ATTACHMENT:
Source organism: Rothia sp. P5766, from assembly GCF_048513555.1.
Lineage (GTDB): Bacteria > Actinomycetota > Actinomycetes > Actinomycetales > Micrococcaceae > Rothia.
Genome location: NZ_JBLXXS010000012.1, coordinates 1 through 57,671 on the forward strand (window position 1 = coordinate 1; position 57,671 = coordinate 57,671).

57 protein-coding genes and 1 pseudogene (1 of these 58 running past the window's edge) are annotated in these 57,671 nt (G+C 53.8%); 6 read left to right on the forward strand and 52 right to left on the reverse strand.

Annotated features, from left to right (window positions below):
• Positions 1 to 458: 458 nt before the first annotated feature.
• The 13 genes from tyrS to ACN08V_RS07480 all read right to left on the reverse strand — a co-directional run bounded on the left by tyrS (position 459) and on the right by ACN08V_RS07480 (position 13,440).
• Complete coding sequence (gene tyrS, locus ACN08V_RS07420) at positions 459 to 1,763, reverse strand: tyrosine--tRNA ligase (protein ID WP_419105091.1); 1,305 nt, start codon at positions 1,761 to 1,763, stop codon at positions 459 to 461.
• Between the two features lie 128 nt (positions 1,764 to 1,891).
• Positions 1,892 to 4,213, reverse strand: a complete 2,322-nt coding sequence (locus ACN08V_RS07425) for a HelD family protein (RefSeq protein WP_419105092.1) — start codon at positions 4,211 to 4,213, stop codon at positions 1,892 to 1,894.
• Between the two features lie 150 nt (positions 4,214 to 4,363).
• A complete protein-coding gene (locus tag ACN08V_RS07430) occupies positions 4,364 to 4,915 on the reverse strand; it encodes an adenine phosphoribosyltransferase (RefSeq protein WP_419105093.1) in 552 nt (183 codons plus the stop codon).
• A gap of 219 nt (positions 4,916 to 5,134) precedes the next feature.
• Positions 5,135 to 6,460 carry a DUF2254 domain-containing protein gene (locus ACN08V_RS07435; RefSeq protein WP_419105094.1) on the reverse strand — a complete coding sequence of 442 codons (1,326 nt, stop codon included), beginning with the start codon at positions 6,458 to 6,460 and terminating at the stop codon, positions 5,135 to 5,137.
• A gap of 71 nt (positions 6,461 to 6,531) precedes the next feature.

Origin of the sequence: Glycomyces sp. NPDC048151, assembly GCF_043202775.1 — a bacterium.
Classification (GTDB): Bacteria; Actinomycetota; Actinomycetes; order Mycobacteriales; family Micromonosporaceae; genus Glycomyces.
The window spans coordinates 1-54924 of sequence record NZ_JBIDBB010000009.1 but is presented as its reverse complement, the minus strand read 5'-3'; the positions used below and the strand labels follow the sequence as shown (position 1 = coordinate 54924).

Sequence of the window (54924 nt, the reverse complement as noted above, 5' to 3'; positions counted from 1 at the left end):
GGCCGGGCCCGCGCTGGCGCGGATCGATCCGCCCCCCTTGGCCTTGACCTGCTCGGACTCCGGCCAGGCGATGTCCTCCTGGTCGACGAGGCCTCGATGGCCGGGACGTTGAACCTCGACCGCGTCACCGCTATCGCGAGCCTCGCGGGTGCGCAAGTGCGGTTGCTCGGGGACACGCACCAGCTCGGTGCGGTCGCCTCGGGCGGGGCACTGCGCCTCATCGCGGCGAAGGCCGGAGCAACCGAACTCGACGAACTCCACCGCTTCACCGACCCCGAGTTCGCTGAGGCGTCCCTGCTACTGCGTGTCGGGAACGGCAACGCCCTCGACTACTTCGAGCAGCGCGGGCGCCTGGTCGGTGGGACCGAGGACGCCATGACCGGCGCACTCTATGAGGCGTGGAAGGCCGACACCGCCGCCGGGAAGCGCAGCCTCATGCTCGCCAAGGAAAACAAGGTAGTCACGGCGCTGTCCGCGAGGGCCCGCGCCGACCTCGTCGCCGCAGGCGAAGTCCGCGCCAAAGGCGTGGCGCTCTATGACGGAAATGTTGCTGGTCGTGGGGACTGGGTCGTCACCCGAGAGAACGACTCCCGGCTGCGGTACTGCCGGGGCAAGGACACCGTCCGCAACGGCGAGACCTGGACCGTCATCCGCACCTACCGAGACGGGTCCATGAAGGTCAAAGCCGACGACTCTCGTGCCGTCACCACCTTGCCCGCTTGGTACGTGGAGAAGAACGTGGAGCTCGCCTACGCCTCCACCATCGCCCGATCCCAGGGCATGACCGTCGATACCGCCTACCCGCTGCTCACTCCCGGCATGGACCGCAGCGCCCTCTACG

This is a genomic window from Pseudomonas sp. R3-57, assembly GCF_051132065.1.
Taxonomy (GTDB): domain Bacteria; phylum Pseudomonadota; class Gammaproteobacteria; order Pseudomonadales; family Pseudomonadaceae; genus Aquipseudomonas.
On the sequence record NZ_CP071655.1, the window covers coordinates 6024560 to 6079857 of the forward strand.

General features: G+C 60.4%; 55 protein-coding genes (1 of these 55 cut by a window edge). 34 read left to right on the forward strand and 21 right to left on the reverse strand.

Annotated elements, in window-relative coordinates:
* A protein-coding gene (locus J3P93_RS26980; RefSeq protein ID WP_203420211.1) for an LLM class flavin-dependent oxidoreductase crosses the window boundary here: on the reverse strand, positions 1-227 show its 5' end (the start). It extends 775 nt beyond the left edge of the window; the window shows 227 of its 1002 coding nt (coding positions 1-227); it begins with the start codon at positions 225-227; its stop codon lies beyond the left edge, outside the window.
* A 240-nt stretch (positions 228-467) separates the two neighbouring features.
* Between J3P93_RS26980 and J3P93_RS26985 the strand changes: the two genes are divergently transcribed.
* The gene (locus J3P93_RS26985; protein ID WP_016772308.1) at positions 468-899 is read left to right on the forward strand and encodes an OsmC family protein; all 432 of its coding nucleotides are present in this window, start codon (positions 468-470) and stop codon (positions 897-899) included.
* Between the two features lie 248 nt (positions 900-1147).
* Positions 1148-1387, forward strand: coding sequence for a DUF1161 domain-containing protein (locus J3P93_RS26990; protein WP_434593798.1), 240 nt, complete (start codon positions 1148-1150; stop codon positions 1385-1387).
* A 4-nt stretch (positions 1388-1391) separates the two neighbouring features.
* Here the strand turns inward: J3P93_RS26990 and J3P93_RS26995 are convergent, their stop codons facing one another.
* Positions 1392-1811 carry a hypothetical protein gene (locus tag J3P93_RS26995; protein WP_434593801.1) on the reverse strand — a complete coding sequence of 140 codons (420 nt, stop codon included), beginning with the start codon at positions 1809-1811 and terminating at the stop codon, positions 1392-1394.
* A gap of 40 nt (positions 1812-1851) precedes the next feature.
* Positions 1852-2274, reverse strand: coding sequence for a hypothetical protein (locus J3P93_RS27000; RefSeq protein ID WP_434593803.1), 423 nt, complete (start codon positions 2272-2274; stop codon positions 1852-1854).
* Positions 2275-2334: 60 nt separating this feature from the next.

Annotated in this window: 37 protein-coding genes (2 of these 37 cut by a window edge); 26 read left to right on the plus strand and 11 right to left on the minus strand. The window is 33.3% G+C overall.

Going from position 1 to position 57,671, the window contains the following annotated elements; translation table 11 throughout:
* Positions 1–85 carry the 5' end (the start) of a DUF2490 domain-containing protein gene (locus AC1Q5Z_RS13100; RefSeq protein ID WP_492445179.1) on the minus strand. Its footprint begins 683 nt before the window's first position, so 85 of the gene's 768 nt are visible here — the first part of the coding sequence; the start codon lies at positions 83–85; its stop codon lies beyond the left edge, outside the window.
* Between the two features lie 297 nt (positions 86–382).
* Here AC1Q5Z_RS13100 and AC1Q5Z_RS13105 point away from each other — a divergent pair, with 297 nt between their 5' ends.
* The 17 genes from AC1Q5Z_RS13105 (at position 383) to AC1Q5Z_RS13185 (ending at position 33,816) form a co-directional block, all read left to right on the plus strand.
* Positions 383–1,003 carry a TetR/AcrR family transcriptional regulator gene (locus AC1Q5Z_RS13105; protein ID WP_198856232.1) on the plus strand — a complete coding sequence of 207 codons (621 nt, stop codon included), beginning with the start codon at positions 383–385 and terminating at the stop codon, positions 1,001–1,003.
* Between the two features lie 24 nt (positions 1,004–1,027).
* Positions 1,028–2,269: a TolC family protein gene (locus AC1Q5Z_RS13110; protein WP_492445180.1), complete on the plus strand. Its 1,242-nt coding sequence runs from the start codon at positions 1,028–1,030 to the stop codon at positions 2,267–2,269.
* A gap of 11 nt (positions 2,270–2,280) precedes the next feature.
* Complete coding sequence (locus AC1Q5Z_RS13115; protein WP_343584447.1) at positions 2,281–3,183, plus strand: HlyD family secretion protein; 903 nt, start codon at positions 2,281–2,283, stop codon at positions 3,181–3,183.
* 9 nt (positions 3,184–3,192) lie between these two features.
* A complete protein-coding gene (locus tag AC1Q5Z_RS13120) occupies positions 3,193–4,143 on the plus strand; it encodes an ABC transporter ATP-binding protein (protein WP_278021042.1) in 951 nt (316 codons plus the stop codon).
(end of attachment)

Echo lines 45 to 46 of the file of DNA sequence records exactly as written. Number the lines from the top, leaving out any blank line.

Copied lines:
* Between the two features lie 24 nt (positions 1,004–1,027).
* Positions 1,028–2,269: a TolC family protein gene (locus AC1Q5Z_RS13110; protein WP_492445180.1), complete on the plus strand. Its 1,242-nt coding sequence runs from the start codon at positions 1,028–1,030 to the stop codon at positions 2,267–2,269.